By Rich Pollack
It was a whodunit with biblical overtones — and a mysterious happy ending.
In broad daylight on New Year’s Day, a brazen thief sprinted across State Road A1A and absconded with the baby Jesus statuette from the Nativity at St. Lucy Catholic Church.
The thief, described by witnesses as a woman in her 20s, ran with baby Jesus in her arms back to a waiting car that sped away.
For six days the culprits were on the lam while some of the wisest men in the Highland Beach Police Department searched for the missing statuette.
Then, almost a week after the heist, the congregation’s prayers were answered when staff at St. Lucy learned the missing Jesus had been found in the parking lot of a Catholic church in Parkland. Nearby was a note that said: “Please return to St. Andrew’s Church in Delray Beach. God bless.”
Although there is no such place in Delray Beach, members of the church in Broward County did some detective work of their own and contacted St. Lucy’s.
“Thank God it came back,” said Jeanette Schmitz, St. Lucy’s director of family life and Catholic outreach.
The significance of the name of the Parkland church — Mary Help of Christians Catholic Church — wasn’t lost on Schmitz or others in the St. Lucy congregation.
“Jesus was returned back to Mary,” she said. “When you look at it that way, it’s the perfect ending to the story.”
Although police had some pretty strong leads, the Rev. D. Brian Horgan, St. Lucy’s pastor, told investigators his congregation had no interest in pursuing the investigation.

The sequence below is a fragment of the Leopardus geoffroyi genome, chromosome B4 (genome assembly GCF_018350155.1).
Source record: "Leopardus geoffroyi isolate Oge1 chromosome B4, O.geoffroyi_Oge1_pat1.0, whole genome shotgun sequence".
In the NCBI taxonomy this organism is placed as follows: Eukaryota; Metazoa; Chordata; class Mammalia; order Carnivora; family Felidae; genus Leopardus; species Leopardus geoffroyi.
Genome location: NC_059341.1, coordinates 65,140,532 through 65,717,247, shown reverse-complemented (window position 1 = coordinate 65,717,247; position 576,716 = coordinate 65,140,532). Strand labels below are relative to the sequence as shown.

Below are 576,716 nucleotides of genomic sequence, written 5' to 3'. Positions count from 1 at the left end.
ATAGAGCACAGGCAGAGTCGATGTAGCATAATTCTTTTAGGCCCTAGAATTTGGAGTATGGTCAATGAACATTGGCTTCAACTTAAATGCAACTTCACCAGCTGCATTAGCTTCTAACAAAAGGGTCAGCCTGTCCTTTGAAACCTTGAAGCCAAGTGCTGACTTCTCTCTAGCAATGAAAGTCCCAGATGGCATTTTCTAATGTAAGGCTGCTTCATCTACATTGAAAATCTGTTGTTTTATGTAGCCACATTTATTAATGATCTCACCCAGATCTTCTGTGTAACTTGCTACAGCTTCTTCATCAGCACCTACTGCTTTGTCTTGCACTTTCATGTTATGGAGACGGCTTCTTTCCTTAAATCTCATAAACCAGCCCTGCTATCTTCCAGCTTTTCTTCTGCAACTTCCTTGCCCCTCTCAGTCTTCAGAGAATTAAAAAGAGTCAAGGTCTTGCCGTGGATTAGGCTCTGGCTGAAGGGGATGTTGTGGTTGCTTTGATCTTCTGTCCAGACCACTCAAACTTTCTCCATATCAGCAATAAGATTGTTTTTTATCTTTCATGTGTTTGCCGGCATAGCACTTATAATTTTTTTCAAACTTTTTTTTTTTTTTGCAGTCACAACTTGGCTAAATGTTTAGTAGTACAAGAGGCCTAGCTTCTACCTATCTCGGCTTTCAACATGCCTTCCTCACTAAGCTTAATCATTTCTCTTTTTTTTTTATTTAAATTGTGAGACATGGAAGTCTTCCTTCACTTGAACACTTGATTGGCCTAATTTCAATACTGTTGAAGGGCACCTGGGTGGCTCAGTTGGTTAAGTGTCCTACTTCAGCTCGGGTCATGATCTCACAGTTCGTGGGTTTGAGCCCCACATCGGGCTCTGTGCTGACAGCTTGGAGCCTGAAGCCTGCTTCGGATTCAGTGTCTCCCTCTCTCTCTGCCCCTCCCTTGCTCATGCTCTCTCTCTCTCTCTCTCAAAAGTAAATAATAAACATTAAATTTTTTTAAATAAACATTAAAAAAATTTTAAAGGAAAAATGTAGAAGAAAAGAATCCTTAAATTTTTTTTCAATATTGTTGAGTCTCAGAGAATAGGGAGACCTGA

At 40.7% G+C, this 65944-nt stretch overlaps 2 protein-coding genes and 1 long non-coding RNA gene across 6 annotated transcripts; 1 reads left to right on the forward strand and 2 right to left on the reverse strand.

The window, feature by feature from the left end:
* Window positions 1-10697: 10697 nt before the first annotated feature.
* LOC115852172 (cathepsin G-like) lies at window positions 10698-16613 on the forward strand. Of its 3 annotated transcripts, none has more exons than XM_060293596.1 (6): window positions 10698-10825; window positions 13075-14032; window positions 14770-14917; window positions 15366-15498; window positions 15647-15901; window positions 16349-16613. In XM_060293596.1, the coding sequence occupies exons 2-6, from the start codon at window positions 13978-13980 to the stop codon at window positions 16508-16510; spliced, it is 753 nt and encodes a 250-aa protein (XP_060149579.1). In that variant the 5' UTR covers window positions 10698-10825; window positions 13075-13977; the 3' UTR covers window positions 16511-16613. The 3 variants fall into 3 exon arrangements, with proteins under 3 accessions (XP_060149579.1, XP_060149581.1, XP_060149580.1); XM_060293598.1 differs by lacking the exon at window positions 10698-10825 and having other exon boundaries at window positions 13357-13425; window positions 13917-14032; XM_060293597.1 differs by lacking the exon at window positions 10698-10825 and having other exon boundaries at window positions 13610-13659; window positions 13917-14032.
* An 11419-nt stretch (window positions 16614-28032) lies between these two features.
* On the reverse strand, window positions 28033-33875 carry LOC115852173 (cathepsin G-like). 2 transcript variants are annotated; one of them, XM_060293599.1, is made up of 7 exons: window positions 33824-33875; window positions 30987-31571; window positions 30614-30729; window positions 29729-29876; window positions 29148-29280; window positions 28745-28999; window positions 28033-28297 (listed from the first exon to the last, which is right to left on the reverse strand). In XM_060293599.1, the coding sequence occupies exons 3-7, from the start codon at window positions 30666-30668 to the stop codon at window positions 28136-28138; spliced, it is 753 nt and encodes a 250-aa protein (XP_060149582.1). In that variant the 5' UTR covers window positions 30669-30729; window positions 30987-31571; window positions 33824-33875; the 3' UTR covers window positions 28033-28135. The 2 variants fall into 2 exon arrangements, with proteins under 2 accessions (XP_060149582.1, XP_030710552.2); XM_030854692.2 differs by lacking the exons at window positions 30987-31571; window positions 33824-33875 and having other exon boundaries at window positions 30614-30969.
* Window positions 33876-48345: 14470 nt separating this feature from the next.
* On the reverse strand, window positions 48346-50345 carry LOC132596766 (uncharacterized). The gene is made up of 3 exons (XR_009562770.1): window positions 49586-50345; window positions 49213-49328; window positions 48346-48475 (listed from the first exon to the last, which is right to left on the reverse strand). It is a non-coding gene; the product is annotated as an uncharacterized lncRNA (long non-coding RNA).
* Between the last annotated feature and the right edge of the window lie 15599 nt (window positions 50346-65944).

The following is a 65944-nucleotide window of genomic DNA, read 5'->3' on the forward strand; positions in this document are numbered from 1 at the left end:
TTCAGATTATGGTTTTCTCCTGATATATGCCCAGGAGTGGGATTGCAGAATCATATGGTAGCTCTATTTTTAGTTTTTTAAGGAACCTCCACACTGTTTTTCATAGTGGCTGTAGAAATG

“We got back what we had asked for,” Schmitz said. “In the spirit of the season, it wouldn’t have been the right thing to do.”
This season marked the first time that St. Lucy’s had a Nativity in the front of the church, just steps away from State Road A1A. But it ran out of time and didn’t secure the Jesus with rebar on Christmas Eve.
The parishioners were excited about the Nativity, Schmitz said, and raised close to $20,000 in just two weeks to pay for the life-size statues. Were baby Jesus not found, Schmitz said, the church would have needed to purchase a whole new Nativity, because the statues are sold only as a package.
While the new baby Jesus was gone, the church tried to put a substitute statue — one it had kept from years ago — in the creche, but found it wasn’t the right fit and removed it.
“It just looked so hokey,” Schmitz said.
Schmitz said the congregation prayed for the return of the statue as did many Highland Beach residents.
“It just meant so much to the community to have it back,” she said.
The church is planning to put the Nativity back close to the road next holiday season, and baby Jesus — tightly tethered — will be there come Christmas Eve.
“Next year, he’ll be rebar’d in,” Schmitz said.